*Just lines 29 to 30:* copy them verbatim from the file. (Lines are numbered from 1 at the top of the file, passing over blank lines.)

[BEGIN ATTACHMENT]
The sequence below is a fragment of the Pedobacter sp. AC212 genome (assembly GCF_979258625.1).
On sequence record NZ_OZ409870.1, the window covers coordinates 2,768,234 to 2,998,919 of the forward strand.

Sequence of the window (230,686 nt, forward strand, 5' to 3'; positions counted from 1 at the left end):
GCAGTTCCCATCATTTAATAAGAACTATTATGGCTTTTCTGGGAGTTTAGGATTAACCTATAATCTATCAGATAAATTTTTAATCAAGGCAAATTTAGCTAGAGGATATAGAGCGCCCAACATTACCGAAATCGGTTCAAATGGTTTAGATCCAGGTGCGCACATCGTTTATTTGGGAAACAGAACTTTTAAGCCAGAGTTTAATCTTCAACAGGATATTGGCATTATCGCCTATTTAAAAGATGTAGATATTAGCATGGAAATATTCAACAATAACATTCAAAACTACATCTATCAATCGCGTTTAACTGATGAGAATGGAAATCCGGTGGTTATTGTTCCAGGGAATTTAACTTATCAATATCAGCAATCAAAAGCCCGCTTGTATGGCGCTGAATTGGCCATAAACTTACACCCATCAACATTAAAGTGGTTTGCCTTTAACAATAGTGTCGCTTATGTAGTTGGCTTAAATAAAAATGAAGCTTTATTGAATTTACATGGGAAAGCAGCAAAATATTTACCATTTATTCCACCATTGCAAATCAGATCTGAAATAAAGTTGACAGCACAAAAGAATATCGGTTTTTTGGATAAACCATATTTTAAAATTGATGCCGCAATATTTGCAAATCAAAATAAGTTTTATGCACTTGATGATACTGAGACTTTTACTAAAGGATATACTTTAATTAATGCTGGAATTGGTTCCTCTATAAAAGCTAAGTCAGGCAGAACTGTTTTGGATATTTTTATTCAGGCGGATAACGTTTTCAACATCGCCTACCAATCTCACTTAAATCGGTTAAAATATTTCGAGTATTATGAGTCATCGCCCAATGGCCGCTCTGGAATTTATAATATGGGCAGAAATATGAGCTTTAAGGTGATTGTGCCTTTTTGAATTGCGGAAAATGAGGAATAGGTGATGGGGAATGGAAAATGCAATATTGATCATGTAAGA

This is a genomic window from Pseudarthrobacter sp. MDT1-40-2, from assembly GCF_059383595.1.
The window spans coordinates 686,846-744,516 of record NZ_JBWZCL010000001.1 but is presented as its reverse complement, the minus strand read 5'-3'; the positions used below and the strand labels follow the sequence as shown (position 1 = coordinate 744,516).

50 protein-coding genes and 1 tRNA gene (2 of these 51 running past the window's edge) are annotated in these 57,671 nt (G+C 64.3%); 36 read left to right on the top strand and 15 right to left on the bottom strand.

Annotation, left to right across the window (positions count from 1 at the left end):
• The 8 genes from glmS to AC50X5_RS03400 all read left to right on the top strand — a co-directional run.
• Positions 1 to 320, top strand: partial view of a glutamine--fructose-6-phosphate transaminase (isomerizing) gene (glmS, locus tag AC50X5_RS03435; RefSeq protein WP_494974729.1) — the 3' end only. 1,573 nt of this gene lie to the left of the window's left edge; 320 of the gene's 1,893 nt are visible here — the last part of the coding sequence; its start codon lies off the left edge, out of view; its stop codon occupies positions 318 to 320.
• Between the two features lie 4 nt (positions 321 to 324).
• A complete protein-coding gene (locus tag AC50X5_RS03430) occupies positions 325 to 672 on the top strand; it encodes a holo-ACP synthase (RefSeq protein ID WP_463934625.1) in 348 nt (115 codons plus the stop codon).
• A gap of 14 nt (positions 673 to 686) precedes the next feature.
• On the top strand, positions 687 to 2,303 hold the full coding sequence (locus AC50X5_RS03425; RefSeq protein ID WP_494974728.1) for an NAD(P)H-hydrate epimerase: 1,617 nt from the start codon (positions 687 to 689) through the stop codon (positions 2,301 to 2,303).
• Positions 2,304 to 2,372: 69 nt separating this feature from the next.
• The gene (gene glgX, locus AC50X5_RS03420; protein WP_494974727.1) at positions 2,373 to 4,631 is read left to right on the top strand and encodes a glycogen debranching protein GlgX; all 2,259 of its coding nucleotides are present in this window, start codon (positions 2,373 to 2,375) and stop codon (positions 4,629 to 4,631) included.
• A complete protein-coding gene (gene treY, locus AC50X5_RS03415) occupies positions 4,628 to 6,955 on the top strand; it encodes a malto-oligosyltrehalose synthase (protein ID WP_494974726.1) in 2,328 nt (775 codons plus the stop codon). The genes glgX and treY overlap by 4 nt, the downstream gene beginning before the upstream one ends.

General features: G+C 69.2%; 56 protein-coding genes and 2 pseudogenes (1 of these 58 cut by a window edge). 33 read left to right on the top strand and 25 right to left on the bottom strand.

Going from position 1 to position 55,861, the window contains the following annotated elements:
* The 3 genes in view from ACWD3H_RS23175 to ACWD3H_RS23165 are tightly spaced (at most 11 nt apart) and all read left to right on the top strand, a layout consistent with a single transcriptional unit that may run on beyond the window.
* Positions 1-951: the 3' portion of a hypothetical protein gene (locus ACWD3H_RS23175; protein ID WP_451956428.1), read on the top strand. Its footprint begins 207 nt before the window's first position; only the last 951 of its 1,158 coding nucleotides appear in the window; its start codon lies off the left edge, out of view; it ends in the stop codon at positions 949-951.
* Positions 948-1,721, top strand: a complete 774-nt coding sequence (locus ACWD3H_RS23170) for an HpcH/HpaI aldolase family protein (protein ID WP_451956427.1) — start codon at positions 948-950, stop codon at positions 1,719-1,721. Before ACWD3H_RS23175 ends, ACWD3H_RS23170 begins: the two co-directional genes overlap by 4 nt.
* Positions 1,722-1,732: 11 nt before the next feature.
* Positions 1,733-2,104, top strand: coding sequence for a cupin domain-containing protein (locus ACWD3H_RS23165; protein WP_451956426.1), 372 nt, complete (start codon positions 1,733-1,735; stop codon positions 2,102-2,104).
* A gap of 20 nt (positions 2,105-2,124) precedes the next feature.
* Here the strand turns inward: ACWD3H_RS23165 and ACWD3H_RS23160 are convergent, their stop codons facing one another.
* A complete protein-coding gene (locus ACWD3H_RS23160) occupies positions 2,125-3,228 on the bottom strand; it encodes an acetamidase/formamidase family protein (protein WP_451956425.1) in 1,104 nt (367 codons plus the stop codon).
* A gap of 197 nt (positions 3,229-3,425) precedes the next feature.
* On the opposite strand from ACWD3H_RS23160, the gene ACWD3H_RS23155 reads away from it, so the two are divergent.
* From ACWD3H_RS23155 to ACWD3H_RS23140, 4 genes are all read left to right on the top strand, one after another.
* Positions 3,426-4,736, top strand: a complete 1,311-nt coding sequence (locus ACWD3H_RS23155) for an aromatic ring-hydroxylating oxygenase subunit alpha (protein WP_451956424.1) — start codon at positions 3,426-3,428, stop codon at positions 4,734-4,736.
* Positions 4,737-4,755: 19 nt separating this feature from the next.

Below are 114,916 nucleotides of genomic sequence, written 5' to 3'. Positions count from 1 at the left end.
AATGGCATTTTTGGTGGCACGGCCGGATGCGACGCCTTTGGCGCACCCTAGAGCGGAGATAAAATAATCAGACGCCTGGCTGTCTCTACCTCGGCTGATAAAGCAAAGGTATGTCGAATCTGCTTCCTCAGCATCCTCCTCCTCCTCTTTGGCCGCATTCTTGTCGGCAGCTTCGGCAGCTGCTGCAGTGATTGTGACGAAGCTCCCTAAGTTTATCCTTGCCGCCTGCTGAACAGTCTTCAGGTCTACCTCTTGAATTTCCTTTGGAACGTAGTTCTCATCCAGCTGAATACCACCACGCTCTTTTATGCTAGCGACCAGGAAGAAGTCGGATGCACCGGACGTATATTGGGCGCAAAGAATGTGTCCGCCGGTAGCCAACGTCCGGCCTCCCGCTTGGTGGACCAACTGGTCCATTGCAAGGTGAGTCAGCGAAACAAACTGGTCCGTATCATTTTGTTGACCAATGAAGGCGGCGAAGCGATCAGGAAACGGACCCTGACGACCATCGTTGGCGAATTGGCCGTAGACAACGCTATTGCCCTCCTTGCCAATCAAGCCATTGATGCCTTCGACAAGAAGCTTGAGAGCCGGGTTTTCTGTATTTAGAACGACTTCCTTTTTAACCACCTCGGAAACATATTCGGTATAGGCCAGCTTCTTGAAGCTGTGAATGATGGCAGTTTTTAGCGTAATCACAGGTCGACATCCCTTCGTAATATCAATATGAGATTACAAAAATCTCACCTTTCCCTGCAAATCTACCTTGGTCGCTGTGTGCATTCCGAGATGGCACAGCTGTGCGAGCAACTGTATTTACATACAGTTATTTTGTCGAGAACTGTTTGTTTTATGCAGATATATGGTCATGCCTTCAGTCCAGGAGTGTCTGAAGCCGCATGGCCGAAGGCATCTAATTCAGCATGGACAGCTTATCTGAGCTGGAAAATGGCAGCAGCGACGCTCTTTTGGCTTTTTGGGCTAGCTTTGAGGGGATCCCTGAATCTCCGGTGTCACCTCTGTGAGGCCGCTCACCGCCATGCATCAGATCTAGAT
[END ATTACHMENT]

* On the opposite strand from ACWD3H_RS23160, the gene ACWD3H_RS23155 reads away from it, so the two are divergent.
* From ACWD3H_RS23155 to ACWD3H_RS23140, 4 genes are all read left to right on the top strand, one after another.